Tuesday 19 October: VNU Newswire's roundup of the IT news from the national and international press.
Securicor has received the go-ahead from its shareholders to sell its stake in Cellnet, reports The Daily Telegraph. Only two per cent of the 70 per cent of Securicor shareholders who voted objected to the proposed £3.15 billion sale to BT. It had been expected that several large shareholders would block the deal, but analysts suggested they saw no realistic alternative.
The Financial Times writes that the Bank of England has prepared itself for any millennium cash crisis by making more than £50 billion available. The Bank expects demand to rise up to £30 billion but is prepared for up to £850 requests from every individual. Extra notes have already been sent to bank vaults and cash centres.
Dell has said higher prices for memory chips caused by last month's Taiwanese earthquake will affect results in the third quarter, reports USA Today. Dell has said the surprising increase in Dram prices will hurt the company in the third quarter but it wouldn't face any significant parts shortages because of the quake.
Nortel Networks is to buy software maker Clarify in a deal valued at $2.1 billion, reports the San Jose Mercury. Clarity expects sales of up to $63 million and earnings per share above analyst expectations. The move gives Clarify shareholders 1.3 shares of Nortel stock for each share of Clarify.
German company Mannesmann is expected to make a takeover bid for mobile phone operator Orange, reports The Independent. It is predicted that Mannesmann would have to bid around £20 billion for Orange, which last year had operating profit of £15.4 million on turnover of £1.2 billion.
US startup Musichall 2000 is aiming to help computer users become top musicians, reports Newsweek. The company will launch the website, www.mh20.com, and software in early November. Users can mix musical sounds and samples and allows people to exchange work with other musicians or distribute it to fans. Musichall also plans to offer free distribution to colleges.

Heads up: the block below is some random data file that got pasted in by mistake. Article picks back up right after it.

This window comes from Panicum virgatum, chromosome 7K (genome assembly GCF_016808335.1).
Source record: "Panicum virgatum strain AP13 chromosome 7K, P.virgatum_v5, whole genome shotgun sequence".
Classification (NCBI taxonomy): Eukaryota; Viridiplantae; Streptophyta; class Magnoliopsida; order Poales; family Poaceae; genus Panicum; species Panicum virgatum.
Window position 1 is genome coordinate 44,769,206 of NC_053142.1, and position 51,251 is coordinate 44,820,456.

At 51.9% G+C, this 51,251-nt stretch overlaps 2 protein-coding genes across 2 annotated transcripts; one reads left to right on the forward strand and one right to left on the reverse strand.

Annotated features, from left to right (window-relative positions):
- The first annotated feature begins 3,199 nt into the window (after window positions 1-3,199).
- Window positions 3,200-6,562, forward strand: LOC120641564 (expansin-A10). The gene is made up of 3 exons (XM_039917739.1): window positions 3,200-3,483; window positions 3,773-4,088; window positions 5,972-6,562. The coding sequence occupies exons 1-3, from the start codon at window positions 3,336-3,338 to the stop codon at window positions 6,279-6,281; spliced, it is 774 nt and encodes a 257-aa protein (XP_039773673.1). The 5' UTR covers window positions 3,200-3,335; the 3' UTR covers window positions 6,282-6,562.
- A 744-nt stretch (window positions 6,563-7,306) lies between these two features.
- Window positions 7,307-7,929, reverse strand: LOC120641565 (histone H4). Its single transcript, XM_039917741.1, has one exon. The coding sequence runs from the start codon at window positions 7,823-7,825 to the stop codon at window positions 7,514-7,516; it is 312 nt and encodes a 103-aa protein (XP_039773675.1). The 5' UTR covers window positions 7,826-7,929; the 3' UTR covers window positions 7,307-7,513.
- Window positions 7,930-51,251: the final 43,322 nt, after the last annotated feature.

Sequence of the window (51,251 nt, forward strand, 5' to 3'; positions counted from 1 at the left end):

France Telecom has agreed to pay 7.4 billion euro (£4.8 billion) for a 60 per cent stake in Eplus Mobilfunk, reports the Wall Street Journal. Eplus's 3.1 million subscribers make it Germany's third largest mobile operator and the acquisition will give France Telecom a strong foothold in Germany. The French company will acquire the holding from RWE and Veba, the German utilities.
The Financial Times reports that Great Universal Storeshas appointed a director of ecommerce. Michael de Kare-Silver will manage existing ecommerce opportunities at GUS and create new ones. The group is currently adding Internet channels and plans to develop its Argos chain's Internet shopping services.
And, yep, it'll run Android rather than RiscOS
US engineering giant's cost-cutting outsourcing plan is on the rocks, according to insiders
HP Envy X2 laptop only affordable if you've got loadsamoney
Counterfeit code-signing certificates enabling hackers to hide malware being sold by cyber criminals
Certificates can be used as part of layered obfuscation to evade detection by anti-virus software